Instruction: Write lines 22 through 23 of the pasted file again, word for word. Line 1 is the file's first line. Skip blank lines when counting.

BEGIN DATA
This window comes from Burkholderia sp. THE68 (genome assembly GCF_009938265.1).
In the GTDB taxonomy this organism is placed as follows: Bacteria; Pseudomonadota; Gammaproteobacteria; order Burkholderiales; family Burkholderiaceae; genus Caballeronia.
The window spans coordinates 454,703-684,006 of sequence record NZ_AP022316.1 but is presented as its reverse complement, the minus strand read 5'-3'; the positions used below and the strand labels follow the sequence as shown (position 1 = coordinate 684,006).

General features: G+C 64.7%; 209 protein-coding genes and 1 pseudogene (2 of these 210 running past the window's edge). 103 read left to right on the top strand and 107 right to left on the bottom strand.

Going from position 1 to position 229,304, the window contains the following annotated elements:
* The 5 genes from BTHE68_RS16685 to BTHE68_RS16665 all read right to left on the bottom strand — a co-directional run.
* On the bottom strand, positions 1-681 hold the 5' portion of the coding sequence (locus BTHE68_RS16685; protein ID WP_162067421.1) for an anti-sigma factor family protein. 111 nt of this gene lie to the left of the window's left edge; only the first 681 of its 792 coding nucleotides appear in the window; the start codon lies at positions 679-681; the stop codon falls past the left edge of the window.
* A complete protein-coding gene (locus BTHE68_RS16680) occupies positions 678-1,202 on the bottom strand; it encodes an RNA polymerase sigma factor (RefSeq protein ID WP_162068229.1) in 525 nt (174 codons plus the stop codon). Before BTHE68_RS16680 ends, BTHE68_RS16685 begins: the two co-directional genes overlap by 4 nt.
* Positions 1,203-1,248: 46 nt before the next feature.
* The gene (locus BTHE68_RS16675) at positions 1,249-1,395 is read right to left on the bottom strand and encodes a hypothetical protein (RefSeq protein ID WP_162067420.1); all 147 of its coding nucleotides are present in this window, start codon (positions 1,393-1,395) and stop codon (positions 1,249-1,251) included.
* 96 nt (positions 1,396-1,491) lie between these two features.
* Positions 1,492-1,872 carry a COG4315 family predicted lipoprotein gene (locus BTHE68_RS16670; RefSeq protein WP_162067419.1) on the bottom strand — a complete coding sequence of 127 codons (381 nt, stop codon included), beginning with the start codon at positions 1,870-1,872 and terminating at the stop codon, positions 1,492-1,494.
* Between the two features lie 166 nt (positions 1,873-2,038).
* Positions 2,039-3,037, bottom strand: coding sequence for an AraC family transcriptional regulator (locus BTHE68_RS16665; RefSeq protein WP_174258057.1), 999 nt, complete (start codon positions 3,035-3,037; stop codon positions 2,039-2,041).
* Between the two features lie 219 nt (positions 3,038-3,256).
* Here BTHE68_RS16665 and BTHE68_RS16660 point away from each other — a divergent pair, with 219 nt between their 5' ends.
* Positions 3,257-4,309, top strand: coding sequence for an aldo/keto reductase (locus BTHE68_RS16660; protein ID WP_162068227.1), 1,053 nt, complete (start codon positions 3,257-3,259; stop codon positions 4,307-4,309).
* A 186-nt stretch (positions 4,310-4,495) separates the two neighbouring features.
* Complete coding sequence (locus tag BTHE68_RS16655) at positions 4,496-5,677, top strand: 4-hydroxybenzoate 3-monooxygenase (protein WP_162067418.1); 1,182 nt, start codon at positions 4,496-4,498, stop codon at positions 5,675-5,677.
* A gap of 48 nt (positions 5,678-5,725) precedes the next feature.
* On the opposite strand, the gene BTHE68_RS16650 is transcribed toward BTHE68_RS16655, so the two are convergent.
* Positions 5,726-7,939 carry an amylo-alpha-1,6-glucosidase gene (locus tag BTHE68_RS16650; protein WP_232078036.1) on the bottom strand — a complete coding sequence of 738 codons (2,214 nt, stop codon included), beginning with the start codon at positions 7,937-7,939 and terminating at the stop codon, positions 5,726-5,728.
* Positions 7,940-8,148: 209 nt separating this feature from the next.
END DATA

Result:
* Positions 5,726-7,939 carry an amylo-alpha-1,6-glucosidase gene (locus tag BTHE68_RS16650; protein WP_232078036.1) on the bottom strand — a complete coding sequence of 738 codons (2,214 nt, stop codon included), beginning with the start codon at positions 7,937-7,939 and terminating at the stop codon, positions 5,726-5,728.
* Positions 7,940-8,148: 209 nt separating this feature from the next.